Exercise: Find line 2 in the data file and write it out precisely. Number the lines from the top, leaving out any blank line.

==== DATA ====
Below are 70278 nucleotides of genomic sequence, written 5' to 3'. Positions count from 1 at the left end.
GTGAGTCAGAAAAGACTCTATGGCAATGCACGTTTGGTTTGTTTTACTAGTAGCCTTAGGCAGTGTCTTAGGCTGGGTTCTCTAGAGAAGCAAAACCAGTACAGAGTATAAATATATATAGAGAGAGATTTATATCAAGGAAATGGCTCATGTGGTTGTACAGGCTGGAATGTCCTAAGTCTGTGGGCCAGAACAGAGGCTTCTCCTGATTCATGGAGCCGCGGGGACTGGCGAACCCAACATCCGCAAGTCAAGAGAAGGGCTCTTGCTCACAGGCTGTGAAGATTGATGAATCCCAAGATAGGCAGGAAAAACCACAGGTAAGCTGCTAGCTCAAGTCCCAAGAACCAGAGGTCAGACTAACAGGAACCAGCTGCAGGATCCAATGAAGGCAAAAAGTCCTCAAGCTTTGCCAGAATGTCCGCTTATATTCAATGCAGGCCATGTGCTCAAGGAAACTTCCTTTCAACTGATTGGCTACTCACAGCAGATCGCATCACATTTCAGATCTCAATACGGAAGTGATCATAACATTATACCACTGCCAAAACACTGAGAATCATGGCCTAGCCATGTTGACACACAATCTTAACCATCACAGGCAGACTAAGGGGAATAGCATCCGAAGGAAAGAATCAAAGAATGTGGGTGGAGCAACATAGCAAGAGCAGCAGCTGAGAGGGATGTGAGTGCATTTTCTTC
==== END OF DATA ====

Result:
GTGAGTCAGAAAAGACTCTATGGCAATGCACGTTTGGTTTGTTTTACTAGTAGCCTTAGGCAGTGTCTTAGGCTGGGTTCTCTAGAGAAGCAAAACCAGTACAGAGTATAAATATATATAGAGAGAGATTTATATCAAGGAAATGGCTCATGTGGTTGTACAGGCTGGAATGTCCTAAGTCTGTGGGCCAGAACAGAGGCTTCTCCTGATTCATGGAGCCGCGGGGACTGGCGAACCCAACATCCGCAAGTCAAGAGAAGGGCTCTTGCTCACAGGCTGTGAAGATTGATGAATCCCAAGATAGGCAGGAAAAACCACAGGTAAGCTGCTAGCTCAAGTCCCAAGAACCAGAGGTCAGACTAACAGGAACCAGCTGCAGGATCCAATGAAGGCAAAAAGTCCTCAAGCTTTGCCAGAATGTCCGCTTATATTCAATGCAGGCCATGTGCTCAAGGAAACTTCCTTTCAACTGATTGGCTACTCACAGCAGATCGCATCACATTTCAGATCTCAATACGGAAGTGATCATAACATTATACCACTGCCAAAACACTGAGAATCATGGCCTAGCCATGTTGACACACAATCTTAACCATCACAGGCAGACTAAGGGGAATAGCATCCGAAGGAAAGAATCAAAGAATGTGGGTGGAGCAACATAGCAAGAGCAGCAGCTGAGAGGGATGTGAGTGCATTTTCTTC